Where Angels Dance
May 11, 2004
The photo above showing interesting cloud formations stacked atop the Omataco Mountains in Namibia, Africa was taken in mid March of 2004. When stable, stratified air is forced over a mountain, like water flowing over rocks in a shallow stream, it expands and cools below the dewpoint. As water vapor in this air condenses, clouds will form. On the lee side of the mountain, as the air moves downward, it's compressed and warms above the dewpoint. The warming allows the cloud droplets to evaporate, thus dissipating the cloud.
The shape of the mountain governs the shape of the cloud. If it's a conical mountain top, a lens-shaped or lenticular cloud often results. However, if the moist layer has a fine structure (very thin moist and dry strata), the cloud may look something like a stack of tortillas, as shown above.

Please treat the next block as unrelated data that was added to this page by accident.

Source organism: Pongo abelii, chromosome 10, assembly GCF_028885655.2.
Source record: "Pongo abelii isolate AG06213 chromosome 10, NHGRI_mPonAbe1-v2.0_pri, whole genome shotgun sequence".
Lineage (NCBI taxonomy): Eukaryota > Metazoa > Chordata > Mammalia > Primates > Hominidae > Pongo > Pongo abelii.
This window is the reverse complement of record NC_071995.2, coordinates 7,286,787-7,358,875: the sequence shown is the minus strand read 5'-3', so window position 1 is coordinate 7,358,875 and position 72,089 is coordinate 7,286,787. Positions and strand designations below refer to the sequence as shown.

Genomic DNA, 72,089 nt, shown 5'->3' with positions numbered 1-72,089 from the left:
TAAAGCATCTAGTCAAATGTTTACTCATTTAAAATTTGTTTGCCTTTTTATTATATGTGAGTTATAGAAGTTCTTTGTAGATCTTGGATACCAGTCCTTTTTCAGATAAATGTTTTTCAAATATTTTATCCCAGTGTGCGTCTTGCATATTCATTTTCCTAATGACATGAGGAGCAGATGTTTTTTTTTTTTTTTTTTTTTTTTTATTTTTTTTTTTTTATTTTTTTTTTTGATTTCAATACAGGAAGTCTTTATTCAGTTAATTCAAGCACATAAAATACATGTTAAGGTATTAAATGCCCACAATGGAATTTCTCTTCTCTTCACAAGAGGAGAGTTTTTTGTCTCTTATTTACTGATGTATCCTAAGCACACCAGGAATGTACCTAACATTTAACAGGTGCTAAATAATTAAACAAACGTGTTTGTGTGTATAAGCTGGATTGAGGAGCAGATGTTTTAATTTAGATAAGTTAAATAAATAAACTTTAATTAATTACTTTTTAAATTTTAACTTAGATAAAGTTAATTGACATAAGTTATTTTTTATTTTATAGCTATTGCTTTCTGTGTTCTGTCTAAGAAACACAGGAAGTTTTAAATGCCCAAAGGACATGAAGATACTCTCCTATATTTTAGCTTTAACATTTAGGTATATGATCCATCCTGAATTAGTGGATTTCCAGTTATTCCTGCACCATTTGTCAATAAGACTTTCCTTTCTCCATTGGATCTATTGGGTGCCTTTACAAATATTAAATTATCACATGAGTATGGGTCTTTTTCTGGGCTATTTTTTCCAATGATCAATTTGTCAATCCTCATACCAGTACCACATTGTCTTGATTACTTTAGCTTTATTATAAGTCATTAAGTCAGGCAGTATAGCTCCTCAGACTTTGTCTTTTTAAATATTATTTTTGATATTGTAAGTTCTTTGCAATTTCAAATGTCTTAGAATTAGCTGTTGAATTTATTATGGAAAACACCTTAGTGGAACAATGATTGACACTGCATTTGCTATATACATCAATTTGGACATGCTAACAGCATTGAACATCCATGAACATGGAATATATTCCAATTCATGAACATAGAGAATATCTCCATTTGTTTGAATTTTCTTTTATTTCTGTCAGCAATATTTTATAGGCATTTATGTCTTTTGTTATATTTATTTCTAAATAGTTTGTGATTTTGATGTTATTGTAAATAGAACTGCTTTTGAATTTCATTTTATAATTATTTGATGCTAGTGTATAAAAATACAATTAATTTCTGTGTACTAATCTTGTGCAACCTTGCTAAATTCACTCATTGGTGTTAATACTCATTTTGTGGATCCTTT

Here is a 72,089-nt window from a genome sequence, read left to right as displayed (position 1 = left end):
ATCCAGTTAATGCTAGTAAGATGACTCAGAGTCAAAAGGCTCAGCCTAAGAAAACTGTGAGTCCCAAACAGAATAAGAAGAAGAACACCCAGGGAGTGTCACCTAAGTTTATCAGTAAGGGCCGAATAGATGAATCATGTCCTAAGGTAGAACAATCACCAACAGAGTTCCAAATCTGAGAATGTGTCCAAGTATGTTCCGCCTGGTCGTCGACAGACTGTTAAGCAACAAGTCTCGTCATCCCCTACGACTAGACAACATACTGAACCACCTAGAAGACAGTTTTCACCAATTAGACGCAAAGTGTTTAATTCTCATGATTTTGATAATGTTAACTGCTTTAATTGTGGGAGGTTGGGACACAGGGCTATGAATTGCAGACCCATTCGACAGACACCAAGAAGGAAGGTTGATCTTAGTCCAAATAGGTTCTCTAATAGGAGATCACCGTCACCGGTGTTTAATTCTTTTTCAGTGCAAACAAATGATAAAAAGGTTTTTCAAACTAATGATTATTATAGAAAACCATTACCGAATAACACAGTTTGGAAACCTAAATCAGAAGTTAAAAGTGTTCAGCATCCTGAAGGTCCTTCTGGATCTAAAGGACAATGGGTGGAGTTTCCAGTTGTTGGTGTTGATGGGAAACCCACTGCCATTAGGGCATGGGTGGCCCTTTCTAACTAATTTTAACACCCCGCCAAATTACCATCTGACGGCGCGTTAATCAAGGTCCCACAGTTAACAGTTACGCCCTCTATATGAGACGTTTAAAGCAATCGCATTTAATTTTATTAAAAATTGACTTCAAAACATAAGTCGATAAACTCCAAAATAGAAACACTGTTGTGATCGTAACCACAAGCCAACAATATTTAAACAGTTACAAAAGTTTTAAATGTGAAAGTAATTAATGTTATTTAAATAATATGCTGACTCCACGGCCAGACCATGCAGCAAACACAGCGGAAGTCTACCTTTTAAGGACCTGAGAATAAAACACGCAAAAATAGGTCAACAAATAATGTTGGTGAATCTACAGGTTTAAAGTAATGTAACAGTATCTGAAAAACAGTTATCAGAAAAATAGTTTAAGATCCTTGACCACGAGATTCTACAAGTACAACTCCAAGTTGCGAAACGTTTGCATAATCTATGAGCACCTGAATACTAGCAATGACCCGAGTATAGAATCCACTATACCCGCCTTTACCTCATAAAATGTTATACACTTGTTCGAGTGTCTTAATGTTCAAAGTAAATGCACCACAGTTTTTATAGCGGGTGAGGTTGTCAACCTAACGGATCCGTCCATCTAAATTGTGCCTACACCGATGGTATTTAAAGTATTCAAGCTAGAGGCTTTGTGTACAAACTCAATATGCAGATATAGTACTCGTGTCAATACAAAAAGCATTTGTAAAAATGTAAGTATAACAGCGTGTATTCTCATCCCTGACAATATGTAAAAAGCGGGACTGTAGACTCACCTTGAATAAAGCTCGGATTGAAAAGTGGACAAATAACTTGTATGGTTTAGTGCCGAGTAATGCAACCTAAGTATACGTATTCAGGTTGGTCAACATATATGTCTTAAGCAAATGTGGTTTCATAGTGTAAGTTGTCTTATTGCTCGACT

Although these clouds are stationary, fixed above the mountain, wind may be blowing through the clouds rather rapidly. Fluctuations in wind speed, direction and moisture content can lead to noticeable changes in the cloud's shape. These changes, though random, may create the illusion that the cloud is spinning.